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How do you boil a frog?

John Laurence - Thursday, July 23, 2015

According to the classic anecdote - Very slowly...

If you put a frog in a pot and turn up the temperature too quickly it will jump out, but if you slowly turn up the temperature by small increments it won't notice the difference and will stay until the water is eventually boiling. 
This is all nonsense of course, but it serves as an apt metaphor of how our minds work.

© Sascha Burkard –© Sascha Burkard –

There is a phenomenon called the 'just noticeable difference' or JND. The JND is the magnitude of a change before it becomes consciously detectible. If you sit in a dark room and somebody very slowly turns up the light, eventually the room will become fully lit without you noticing a change.

The JND has some important applications to marketing:


Sudden significant changes to logos, such as the Gap branding, are well documented. They were called out on poor design, but in my opinion, brands are shortcuts to decision-making and a sudden change revokes the ability of a logo to allow you to make a purchase decision quickly and automatically. Many brands have slowly and incrementally changed their logos, packaging or brand positioning in a structured way over time so that the brand moves with the times without alienating its customers.


Microsoft's move to Windows 8 was not what you'd call 'successful'. The sudden radical change in the way PC users interacted with their machines caused a huge backlash amongst the public. Instead of slowly and intuitively changing the interface, Microsoft implemented a major overhaul that left their frustrated customers desperately clicking on new and unfamiliar icons in the hope of getting on with their lives.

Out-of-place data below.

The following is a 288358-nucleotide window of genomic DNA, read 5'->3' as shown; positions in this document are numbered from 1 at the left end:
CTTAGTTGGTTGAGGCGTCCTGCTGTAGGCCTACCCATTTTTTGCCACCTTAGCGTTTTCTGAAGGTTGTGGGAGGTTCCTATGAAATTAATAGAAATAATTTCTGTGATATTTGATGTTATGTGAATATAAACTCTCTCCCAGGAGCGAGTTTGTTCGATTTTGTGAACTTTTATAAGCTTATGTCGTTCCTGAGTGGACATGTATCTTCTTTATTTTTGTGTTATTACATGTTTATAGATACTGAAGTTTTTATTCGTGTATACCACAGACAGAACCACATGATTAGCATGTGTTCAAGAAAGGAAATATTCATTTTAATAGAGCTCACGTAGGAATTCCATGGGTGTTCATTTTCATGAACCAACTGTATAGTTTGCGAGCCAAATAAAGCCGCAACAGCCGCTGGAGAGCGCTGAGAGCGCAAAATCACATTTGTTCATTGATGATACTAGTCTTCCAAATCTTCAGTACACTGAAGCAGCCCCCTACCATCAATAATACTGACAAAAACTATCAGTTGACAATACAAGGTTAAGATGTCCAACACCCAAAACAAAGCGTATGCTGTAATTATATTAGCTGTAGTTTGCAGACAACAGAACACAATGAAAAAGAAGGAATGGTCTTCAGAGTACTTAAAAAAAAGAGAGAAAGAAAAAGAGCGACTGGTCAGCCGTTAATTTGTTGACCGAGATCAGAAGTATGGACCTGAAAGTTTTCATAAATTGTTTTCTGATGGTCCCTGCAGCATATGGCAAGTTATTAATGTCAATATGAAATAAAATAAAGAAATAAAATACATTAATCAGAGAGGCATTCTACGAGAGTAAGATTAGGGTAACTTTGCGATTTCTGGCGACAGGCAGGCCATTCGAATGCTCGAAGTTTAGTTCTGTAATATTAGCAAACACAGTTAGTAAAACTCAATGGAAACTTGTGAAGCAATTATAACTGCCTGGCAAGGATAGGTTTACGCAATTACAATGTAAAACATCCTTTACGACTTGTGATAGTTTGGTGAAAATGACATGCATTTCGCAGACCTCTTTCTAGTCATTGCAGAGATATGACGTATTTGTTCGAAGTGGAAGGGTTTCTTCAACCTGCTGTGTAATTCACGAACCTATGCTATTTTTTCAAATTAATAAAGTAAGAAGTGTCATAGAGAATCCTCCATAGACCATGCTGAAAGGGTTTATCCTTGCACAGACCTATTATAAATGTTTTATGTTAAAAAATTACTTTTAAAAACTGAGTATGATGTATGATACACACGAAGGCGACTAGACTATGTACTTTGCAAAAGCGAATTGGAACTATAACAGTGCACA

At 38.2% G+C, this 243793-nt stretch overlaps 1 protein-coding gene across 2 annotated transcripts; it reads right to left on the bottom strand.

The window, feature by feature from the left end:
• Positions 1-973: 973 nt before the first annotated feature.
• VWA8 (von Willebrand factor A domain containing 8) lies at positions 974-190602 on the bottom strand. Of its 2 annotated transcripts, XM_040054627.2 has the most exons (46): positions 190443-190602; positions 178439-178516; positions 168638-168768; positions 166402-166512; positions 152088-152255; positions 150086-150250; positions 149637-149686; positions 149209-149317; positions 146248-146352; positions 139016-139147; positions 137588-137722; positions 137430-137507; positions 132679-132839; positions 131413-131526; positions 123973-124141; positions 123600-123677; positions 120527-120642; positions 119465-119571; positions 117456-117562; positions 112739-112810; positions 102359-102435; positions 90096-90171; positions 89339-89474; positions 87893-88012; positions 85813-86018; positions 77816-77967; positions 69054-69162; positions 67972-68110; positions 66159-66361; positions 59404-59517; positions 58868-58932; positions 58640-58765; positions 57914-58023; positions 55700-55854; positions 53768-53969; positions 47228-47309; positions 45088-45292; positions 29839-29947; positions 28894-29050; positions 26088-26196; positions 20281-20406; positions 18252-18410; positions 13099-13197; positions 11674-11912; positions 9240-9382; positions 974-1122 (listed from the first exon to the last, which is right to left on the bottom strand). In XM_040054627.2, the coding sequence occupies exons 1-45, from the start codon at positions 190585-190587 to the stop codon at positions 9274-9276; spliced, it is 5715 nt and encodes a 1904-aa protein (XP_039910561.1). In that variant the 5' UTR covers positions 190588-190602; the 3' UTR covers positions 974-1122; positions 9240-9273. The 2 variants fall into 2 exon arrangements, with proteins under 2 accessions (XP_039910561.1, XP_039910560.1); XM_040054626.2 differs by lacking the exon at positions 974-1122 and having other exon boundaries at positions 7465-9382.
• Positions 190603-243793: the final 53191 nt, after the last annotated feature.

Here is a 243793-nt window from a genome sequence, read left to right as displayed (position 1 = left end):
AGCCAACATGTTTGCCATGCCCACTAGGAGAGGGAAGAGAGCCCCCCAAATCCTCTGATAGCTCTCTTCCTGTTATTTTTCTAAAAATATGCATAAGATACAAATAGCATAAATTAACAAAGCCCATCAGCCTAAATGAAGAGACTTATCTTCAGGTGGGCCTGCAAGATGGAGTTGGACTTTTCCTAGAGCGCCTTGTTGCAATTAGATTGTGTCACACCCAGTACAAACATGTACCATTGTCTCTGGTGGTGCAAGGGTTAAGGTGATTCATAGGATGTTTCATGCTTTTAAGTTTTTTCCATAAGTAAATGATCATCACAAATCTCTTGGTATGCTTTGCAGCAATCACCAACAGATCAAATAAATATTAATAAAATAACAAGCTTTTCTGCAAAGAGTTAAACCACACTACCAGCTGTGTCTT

Changes to prices can also fall under the JND threshold, but sometimes you don't want them to. A reduction in price needs to be noticed. Likewise, an increase in product size at increased cost also needs to have the emphasis on the additional benefits. In these cases, it makes sense to increase emphasis on the positive changes through other marketing elements, such as signage.


Branding in advertising needs to be above the threshold of JND. We often see ads where the brand is the 'invisible gorilla' in the ad and goes unnoticed. But beware - an ad that puts the brand too far above this threshold can perform just as badly. Aim to be clear, but subtle.

In other words, know your JNDs and stop the frog from jumping out of the pot.